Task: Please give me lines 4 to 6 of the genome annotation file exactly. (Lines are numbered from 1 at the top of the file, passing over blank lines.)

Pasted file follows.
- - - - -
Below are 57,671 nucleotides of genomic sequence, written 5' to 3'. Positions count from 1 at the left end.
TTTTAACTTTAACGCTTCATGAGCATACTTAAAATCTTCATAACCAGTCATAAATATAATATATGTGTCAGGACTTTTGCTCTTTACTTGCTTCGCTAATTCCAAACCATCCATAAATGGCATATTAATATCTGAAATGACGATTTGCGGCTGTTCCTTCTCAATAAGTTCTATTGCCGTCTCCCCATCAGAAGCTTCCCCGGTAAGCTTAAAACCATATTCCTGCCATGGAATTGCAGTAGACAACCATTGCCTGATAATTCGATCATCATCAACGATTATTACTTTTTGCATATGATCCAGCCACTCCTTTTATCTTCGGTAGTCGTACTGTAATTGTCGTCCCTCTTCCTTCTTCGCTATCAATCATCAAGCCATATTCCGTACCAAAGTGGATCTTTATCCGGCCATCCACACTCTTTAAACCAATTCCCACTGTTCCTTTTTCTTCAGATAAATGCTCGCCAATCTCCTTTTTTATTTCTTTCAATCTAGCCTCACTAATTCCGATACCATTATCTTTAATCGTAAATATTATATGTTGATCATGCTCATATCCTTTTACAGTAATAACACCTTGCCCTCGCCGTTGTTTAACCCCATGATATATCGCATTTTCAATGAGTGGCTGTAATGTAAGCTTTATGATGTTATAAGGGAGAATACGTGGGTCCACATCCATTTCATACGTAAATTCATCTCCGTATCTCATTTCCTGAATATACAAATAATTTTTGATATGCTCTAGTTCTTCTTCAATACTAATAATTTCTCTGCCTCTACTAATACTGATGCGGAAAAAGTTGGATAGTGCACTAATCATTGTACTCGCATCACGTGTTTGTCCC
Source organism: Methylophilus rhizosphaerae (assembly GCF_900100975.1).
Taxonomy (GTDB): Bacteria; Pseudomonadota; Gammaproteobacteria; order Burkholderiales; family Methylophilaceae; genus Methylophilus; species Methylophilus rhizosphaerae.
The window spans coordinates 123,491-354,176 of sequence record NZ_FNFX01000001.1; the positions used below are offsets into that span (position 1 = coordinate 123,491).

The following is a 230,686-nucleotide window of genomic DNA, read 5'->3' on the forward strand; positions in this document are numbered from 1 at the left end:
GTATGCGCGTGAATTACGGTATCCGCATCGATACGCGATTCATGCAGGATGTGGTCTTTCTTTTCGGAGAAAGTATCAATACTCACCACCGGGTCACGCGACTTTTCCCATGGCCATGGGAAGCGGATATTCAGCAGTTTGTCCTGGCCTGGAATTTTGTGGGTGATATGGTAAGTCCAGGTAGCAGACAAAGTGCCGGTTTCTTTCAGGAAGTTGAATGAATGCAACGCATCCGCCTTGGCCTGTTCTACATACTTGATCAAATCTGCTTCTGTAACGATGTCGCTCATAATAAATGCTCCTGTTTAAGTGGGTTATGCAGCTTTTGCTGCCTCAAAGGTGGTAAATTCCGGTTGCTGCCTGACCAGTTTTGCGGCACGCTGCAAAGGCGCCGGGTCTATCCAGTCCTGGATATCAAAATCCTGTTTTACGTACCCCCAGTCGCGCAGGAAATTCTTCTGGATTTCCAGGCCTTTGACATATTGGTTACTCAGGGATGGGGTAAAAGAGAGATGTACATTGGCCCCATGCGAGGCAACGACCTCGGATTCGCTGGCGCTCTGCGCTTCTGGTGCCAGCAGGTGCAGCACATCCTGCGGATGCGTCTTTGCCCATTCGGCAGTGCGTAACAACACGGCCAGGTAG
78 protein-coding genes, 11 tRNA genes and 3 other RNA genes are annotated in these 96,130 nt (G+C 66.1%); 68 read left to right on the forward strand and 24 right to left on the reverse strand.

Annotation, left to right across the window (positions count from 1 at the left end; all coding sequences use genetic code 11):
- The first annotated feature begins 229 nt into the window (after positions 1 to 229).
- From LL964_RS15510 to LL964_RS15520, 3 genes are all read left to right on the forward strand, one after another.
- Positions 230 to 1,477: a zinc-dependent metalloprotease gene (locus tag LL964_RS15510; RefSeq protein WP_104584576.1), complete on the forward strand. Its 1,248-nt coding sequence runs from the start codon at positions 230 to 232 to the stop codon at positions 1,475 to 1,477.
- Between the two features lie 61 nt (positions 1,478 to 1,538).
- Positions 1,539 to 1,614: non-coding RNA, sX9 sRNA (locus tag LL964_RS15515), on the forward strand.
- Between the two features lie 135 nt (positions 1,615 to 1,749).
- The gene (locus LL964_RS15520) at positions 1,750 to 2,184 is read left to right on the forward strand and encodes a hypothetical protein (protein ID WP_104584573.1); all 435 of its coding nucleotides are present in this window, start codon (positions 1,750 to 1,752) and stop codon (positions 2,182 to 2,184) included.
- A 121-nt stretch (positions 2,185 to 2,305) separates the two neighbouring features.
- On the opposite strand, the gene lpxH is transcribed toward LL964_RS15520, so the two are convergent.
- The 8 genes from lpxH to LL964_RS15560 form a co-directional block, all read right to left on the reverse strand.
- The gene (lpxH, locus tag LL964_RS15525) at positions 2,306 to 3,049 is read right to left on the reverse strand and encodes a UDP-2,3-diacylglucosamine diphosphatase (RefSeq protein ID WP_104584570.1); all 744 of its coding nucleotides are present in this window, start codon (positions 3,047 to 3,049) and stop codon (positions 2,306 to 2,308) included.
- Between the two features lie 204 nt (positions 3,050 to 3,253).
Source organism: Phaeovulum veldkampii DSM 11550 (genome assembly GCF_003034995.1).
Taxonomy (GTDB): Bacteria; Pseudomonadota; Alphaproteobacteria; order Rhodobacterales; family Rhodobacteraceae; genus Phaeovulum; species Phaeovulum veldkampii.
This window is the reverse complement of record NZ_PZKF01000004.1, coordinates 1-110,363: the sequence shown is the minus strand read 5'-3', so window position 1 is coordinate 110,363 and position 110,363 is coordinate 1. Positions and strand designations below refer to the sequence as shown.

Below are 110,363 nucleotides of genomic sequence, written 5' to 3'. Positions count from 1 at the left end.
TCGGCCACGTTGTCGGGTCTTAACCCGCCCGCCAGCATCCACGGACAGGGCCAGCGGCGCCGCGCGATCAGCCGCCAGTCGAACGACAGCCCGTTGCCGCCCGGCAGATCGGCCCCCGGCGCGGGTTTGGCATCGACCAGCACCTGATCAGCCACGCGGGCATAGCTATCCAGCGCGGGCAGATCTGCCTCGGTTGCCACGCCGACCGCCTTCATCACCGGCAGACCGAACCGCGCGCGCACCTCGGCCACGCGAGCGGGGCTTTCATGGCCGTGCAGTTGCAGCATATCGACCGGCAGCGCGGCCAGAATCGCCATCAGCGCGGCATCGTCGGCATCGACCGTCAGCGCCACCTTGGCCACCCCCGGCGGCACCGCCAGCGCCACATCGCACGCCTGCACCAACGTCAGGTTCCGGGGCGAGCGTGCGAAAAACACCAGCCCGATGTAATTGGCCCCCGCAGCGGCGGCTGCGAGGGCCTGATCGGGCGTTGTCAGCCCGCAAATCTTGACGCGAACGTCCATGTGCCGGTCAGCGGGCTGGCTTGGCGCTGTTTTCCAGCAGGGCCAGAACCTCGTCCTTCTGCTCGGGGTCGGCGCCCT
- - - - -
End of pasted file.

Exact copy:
Taxonomy (GTDB): Bacteria; Pseudomonadota; Gammaproteobacteria; order Burkholderiales; family Methylophilaceae; genus Methylophilus; species Methylophilus rhizosphaerae.
The window spans coordinates 123,491-354,176 of sequence record NZ_FNFX01000001.1; the positions used below are offsets into that span (position 1 = coordinate 123,491).

The following is a 230,686-nucleotide window of genomic DNA, read 5'->3' on the forward strand; positions in this document are numbered from 1 at the left end: